Rural hospital closures strain community ambulance services
Rural hospital closures force patients in affected communities to travel longer distances for specialized or emergency care. A new study from the University of Minnesota School of Public Health shows that such closures place similar strain on emergency medical service (EMS) providers trying to get patients to the hospital or another facility as quickly as possible.
The study was led by Associate Professor Sayeh Nikpay and recently published in the journal Academic Emergency Medicine.
EMS services in rural areas are provided by municipal agencies — such as police, firefighting and community volunteer organizations — or private companies that bid to offer transportation for a contracted period of time.
To learn more, Nikpay and her research team searched publically available data for the locations of recent rural hospital closures across the U.S occurring in 2012-2018 and the names of EMS providers in those counties. The researchers then scoured Medicare payment data for EMS trip charges to patients in those areas during that time period. The charges were separated based on whether they were for emergency, interfacility or medical appointment transportation. The researchers compiled the information to calculate the number of trips made and their distance, and the type of trip.
The study found:
- The average length of ambulance trips for municipal EMS agencies went up 22% in locations of recent rural hospital closures.
- The average length of ambulance trips for private EMS agencies increased 10% in those areas.
- Interfacility transfers and non-emergency EMS trips fell by 31% for all agencies.
- The total number of trips did not change, likely because many agencies are already operating at full capacity and must prioritize emergency calls over transfers and non-emergency transportation after hospitals close.
“We found that hospital closures are a much bigger burden for public than private EMS agencies,” said Nikpay. “When hospitals close, municipal EMS agencies are forced to adjust, often hampered by tight budgets, limited personnel and other constraints. As for private companies, they have the option to walk away when the current contract expires if they feel it’s no longer worth it.”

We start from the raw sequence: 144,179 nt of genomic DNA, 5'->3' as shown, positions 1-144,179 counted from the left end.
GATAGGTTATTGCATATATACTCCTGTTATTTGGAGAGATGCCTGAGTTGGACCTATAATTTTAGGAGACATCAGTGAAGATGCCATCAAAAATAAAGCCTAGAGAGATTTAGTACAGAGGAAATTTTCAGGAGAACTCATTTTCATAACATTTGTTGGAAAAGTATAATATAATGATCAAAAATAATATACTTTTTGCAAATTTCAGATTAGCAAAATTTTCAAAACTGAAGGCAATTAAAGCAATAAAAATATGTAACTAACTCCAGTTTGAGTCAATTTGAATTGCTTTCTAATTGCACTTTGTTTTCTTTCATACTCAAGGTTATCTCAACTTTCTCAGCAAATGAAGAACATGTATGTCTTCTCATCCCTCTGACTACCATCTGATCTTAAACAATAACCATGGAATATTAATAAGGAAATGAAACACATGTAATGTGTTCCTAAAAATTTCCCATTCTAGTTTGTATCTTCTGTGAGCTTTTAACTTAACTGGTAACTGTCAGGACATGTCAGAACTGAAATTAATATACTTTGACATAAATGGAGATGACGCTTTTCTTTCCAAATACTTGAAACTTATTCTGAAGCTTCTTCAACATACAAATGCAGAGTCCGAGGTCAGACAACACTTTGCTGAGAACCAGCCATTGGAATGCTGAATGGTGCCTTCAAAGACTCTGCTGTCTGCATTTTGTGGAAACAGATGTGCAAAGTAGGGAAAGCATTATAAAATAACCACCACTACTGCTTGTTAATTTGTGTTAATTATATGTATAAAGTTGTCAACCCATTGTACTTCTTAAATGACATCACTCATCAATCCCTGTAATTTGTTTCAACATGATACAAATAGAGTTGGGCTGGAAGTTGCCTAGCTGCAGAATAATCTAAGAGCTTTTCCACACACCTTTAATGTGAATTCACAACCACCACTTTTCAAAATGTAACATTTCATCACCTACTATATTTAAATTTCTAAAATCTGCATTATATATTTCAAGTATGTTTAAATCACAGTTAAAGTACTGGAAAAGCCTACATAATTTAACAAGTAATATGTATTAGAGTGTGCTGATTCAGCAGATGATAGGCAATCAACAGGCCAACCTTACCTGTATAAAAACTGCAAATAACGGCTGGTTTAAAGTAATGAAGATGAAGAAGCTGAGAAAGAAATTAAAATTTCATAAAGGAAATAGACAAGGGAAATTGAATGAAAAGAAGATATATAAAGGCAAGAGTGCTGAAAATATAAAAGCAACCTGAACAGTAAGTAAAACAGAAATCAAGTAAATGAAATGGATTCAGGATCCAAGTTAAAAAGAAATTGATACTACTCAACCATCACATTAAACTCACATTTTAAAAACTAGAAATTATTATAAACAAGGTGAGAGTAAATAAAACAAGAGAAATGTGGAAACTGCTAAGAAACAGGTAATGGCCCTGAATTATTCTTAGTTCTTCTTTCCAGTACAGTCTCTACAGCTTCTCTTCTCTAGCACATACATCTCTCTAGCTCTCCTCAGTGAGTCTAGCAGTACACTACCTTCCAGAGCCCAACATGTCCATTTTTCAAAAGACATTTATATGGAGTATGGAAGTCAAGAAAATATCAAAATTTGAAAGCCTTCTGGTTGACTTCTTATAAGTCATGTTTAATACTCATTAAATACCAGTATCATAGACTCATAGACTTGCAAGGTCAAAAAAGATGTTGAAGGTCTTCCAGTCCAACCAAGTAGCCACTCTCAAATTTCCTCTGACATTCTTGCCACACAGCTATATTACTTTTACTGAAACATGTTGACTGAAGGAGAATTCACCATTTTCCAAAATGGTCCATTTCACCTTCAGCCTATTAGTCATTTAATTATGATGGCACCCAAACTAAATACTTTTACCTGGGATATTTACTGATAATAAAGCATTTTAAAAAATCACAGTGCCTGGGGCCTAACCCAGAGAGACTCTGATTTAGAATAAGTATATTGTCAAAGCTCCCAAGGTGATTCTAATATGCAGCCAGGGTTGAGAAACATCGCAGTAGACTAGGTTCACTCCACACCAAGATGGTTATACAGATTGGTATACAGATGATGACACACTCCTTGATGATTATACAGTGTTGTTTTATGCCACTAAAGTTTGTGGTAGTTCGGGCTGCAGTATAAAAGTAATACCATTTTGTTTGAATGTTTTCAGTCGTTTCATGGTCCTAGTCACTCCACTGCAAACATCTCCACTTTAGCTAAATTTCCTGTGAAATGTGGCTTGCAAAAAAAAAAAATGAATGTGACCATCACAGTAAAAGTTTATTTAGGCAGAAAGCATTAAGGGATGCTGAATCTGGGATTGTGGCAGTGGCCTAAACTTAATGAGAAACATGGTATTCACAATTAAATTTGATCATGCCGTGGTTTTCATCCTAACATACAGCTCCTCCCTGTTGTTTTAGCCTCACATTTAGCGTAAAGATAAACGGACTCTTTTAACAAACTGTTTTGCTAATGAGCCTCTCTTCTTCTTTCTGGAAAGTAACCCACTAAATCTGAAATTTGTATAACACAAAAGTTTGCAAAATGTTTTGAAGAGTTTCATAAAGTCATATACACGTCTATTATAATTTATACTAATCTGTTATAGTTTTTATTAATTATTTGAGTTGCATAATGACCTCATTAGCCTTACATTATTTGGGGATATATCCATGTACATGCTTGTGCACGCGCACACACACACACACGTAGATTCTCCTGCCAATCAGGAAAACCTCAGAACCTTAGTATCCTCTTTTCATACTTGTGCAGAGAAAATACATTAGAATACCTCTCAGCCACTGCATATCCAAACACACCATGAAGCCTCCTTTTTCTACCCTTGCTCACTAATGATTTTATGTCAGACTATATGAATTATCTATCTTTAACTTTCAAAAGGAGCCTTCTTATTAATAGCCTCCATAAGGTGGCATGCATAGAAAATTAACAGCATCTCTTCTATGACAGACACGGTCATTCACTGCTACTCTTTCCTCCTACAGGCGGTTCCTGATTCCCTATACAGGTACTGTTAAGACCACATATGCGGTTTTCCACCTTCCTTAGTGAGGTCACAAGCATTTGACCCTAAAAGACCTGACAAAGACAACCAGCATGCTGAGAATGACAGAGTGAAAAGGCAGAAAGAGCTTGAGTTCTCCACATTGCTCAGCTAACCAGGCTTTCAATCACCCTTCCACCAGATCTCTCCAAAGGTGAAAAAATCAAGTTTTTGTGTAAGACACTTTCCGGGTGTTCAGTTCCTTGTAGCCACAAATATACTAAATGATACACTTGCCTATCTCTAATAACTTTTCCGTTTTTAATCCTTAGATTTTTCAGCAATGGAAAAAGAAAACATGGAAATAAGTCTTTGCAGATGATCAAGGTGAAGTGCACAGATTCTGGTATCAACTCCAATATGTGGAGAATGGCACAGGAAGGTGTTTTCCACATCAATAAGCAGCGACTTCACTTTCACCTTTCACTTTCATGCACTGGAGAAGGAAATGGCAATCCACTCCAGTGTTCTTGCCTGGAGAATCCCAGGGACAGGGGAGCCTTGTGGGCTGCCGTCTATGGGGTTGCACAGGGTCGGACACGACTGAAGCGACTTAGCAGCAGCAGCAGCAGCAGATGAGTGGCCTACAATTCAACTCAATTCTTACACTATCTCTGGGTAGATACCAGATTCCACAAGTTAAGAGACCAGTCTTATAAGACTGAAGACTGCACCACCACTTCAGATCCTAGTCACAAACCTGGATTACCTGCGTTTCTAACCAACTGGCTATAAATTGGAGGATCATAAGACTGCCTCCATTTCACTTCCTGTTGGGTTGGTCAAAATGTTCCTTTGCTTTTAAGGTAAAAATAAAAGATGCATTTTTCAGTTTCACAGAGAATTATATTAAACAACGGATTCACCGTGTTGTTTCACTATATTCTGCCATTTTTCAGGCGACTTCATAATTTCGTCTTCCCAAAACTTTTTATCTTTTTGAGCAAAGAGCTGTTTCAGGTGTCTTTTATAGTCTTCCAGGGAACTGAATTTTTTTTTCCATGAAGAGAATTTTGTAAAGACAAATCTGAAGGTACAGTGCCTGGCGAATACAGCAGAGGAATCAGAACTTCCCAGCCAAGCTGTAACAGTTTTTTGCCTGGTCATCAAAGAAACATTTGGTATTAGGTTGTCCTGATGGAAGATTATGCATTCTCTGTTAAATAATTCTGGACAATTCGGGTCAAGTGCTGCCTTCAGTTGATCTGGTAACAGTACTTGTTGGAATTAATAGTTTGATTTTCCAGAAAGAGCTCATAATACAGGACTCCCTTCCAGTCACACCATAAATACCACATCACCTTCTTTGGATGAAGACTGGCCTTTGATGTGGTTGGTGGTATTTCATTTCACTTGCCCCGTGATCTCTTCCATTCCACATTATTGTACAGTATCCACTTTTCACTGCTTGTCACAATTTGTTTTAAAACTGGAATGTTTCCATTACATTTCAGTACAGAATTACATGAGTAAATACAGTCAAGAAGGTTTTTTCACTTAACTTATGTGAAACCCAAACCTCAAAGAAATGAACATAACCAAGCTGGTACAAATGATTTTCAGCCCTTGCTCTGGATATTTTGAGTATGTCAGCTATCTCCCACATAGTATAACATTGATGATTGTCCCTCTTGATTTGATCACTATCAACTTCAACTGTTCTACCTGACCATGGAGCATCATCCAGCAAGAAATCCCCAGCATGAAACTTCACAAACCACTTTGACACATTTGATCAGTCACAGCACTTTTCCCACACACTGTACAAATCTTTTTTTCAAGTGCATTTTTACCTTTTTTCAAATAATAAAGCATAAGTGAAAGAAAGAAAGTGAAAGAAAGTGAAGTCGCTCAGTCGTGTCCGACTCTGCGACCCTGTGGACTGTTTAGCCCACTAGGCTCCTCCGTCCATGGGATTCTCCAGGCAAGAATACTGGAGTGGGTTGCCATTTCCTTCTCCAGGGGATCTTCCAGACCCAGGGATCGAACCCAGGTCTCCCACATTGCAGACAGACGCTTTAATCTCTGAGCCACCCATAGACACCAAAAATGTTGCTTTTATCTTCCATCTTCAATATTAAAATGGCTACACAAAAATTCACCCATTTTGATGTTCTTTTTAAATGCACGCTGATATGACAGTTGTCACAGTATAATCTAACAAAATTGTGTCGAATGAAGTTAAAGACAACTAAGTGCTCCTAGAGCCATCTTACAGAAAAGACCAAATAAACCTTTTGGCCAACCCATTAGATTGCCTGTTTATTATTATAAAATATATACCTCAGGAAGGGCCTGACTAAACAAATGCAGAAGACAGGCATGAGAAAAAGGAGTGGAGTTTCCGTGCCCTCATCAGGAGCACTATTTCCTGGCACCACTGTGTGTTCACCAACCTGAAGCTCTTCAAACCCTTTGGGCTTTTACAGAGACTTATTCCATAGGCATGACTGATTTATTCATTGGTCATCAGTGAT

The researchers are concerned that the pressure on rural public EMS agencies is increasing wear and tear on equipment; the amount of “dead time” spent returning to ambulance bases; and employee overtime and burnout. The situation is also decreasing the amount of time EMS providers have to restock and maintain vehicles and forcing providers to forgo providing routine medical appointment runs and instead rely on the unpredictable calls for emergency transportation as their main revenue stream.
The net result for the health of people ranges from making it more difficult to obtain rides for clinic visits that could keep them out of hospitals to potentially causing delays or denials to rush them to the emergency department when they need it most.
Nikpay says the findings show that policymakers need to be prepared to increase funding to pay for added equipment, vehicles, facilities and personnel to bolster rural EMS agencies in areas where hospitals close.
Nikpay is continuing her research into rural ambulance services by partnering with the University’s Rural Health Research Center and a newly formed emergency medicine health services research group with emergency medicine physicians at Hennepin County Medical Center, the University of Minnesota Department, and Vanderbilt University to study more comprehensively how hospital closures are affecting EMS providers in Minnesota and Tennessee.